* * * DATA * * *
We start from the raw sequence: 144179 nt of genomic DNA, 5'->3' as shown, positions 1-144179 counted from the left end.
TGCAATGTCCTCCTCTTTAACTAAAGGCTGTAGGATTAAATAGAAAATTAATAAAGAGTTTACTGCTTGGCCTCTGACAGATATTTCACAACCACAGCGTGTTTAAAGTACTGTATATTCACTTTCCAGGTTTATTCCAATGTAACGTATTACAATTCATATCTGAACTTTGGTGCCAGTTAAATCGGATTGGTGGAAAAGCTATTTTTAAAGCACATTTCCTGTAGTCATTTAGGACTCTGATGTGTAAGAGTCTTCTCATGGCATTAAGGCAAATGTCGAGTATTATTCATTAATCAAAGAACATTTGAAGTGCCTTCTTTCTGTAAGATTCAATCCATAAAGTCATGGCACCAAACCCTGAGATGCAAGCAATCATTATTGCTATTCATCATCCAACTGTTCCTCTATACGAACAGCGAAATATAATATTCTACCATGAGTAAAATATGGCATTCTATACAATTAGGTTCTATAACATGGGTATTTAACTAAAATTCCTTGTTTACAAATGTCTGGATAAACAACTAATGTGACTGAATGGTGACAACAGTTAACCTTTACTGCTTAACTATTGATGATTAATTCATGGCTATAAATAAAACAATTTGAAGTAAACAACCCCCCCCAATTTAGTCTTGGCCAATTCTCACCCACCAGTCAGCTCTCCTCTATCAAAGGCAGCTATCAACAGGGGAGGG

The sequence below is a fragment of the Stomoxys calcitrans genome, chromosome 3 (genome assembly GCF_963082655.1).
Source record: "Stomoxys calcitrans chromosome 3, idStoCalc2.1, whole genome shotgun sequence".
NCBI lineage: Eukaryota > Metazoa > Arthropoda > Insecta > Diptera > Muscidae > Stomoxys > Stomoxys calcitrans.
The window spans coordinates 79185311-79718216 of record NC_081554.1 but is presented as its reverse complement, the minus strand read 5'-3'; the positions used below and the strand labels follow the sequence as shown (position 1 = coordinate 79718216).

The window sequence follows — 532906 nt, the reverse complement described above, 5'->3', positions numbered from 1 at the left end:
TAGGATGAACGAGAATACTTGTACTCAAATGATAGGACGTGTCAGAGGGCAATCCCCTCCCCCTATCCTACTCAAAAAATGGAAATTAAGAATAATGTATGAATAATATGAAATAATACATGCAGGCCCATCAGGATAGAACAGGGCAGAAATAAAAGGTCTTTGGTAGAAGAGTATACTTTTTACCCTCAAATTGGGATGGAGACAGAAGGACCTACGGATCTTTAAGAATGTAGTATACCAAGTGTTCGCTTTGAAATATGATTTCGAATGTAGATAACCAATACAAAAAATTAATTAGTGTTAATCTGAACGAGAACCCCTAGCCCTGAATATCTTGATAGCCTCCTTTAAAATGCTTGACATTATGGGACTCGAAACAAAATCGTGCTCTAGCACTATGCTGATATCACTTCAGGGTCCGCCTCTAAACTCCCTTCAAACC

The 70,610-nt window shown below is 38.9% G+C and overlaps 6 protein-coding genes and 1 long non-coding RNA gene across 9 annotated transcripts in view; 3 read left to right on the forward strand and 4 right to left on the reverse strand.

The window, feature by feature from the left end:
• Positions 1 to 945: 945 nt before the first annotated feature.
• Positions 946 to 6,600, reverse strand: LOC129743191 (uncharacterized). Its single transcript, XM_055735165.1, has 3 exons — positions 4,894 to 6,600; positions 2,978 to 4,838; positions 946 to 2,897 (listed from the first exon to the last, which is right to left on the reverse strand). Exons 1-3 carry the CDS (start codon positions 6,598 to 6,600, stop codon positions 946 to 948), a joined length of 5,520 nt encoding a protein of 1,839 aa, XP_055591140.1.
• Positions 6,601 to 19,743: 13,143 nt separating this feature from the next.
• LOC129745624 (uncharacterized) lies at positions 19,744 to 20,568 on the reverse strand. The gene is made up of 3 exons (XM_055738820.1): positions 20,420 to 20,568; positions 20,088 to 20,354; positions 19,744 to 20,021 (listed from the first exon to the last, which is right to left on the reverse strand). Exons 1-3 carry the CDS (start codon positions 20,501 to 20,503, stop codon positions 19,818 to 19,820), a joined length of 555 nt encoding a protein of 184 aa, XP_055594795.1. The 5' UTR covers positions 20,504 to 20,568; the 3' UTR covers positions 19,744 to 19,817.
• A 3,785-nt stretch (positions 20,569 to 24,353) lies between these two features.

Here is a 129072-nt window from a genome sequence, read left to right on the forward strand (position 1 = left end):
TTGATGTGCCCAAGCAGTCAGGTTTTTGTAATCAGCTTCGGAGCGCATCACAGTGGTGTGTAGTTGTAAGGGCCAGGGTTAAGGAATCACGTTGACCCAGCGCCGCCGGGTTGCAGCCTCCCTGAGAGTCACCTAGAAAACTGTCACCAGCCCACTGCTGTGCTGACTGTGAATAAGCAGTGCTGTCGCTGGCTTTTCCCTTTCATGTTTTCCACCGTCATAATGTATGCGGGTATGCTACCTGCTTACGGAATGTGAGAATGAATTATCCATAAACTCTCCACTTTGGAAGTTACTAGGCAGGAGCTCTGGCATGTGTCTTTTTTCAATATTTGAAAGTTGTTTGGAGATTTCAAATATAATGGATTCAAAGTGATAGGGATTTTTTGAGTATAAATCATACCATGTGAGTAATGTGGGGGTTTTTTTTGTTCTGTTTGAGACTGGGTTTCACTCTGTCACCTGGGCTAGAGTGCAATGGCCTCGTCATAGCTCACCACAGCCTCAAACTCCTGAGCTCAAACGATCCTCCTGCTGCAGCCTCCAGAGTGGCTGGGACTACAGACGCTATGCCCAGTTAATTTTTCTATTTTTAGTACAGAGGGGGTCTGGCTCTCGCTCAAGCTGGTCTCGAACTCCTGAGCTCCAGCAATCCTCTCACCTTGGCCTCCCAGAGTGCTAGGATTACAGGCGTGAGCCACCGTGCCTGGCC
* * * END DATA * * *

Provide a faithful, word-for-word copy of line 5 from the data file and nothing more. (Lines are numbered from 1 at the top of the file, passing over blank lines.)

NCBI lineage: Eukaryota > Metazoa > Arthropoda > Insecta > Diptera > Muscidae > Stomoxys > Stomoxys calcitrans.